Covered California, the state entity that provides a path to health insurance for the uninsured under the Affordable Care Act, has a backlog of thousands of applications.
From the Mercury-News' Tracy Seipel: "Already scrambling to meet a Dec. 23 deadline to sign up as many Californians as possible with insurance plans under the new federal healthcare law, the state's online exchange is confronting a potential delay over a backlog of 25,000 paper applications that must be re-submitted online."
"Covered California officials said the problem should be resolved by the end of the week. But critics are worried that those who either filled out the paperwork for an insurance policy on their own, through a certified insurance agent or certified enrollment counselor since the exchange opened Oct. 1, might miss the deadline."
California wants to join the jet set, as it plans to enter a bid to get Boeing's new plane built in the Golden State.
From the Bee's David Siders: 'California will be among states submitting bids to Boeing this week in an effort to land a production facility for the company's newest commercial jetliner."
"An official for Gov. Jerry Brown's Office of Business and Economic Development, or GO-Biz, confirmed Monday that California will submit a proposal to Boeing ahead of the company's Tuesday deadline for states to submit proposals to host production of the 777X."
Former San Diego Mayor Bob Filner, his fall from grace complete, has been sentenced for inappropriate sexual behavior toward women.
From the U-T's Craig Guystafson and Greg Moran: "Filner completed a stunning fall from grace Monday when a judge sentenced him to three months of home confinement and three years of probation, closing the criminal probe into the inappropriate sexual behavior toward women that ended his brief stint as San Diego’s 35th mayor. His legal woes will continue as he and the city still face a civil lawsuit from a former aide."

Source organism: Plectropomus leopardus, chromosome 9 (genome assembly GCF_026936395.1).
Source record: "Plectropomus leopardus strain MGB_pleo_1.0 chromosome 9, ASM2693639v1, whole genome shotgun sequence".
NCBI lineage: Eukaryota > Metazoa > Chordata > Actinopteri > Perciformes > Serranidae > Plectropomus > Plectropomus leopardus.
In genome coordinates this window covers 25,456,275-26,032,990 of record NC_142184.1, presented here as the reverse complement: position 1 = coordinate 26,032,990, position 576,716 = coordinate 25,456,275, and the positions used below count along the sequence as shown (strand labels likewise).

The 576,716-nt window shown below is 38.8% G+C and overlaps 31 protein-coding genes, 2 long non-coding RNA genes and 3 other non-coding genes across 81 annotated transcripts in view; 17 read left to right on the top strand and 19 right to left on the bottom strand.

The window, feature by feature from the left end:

"The sentencing by Superior Court Judge Robert Trentacosta came after Filner pleaded guilty in October to one felony charge of false imprisonment and two misdemeanor charges of battery. The former 10-term congressman will also have to continue mental health treatment, surrender a portion of his pension and be prohibited from seeking or holding public office until he finishes probation."
And from our "Fellow Traveler" file comes word of the passenger who fell asleep on a plane, then woke up only to find himself locked in darkness.
"As the captain of an oil platform supply boat in the Gulf of Mexico, Tom Wagner is no stranger to bumps and other movement while he sleeps. So when he nodded off on a flight from Louisiana to Houston, it was no surprise that the landing bounce didn't wake him."
"That's the norm for me," Wagner said. "A little jolt wouldn't bother me."
"He awoke to a traveler's nightmare. He opened his eyes to a dark and locked plane parked at Houston's Bush Intercontinental Airport."
"I looked down the aisle, there was nobody on the plane," Wagner said Monday from California, where he's visiting his sister. "It was locked up. Lights were off. No motors running. It was like it was secured for the night."